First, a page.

What it’s about: Michelle Williams plays a drifter who gets arrested for shoplifting in a small Oregon town. When she’s released, she can’t find her dog Lucy. So she looks for him… and walks a lot.

What I liked: It was in focus… sometimes.

What I didn’t: This is quite easily one of the most boring movies of the year. What little plot there is could fit into a fifteen minute short film. I had no respect or sympathy for the character of Wendy as she had several hundred dollars with her yet needed to shoplift $3 worth of dog food.

Wendy is the epitome of irresponsibility and pathetic living. If the dog is so important to you, shake out the money a bit and feed it. Don’t jeopardize the dog’s safety to save a couple bucks.

Wendy and Lucy was completely uninspired and ludicrously dull. I watched it at double-speed on my DVD player and it still dragged. I would say this is one of the worst films of the year, but that means I’d have to acknowledge it as an actual film. I’ve seen better film on week-old pudding in my fridge.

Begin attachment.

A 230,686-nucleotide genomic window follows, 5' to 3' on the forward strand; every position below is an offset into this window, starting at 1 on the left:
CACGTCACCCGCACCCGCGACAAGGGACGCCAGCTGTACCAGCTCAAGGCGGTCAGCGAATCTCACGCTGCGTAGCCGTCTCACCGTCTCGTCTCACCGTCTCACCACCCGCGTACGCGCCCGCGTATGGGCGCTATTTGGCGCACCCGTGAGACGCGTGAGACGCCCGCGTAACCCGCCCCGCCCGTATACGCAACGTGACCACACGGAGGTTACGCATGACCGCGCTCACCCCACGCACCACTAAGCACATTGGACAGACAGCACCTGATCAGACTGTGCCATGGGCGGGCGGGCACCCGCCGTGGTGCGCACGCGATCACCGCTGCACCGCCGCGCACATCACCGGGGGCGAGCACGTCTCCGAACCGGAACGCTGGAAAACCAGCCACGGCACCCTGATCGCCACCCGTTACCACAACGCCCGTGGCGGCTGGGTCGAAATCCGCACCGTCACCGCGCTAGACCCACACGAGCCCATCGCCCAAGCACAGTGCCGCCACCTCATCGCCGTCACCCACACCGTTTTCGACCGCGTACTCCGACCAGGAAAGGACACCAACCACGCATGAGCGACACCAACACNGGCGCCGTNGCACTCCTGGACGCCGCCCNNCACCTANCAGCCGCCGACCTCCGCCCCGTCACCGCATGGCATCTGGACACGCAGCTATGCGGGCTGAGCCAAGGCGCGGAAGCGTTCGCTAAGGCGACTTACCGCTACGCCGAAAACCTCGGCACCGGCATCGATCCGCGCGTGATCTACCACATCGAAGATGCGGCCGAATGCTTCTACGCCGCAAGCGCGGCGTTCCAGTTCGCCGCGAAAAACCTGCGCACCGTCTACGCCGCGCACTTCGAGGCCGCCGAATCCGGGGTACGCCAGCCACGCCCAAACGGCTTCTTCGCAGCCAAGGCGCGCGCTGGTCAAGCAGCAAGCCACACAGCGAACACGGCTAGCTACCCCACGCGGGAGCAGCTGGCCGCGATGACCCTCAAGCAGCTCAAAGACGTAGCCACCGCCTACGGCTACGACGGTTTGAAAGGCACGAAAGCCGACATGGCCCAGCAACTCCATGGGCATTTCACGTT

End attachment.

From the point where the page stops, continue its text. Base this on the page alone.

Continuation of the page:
Who is gonna like this movie: Neil Miller and anyone who enjoys watching paint dry.

Grade: F

Kevin Carr crawled from the primordial ooze in the early 1970s. He grew up watching movies to the point of irritation for his friends and was a font of useless movie knowledge until he decided to put that knowledge to good use. Now, Kevin is a nationally syndicated critic, heard on dozens of radio stations around the country, and his reviews appear in a variety of online outlets. Kevin is also a proud member of the Broadcast Film Critics Association (BFCA), the Online Film Critics Society (OFCS), and the Central Ohio Film Critics Association (COFCA).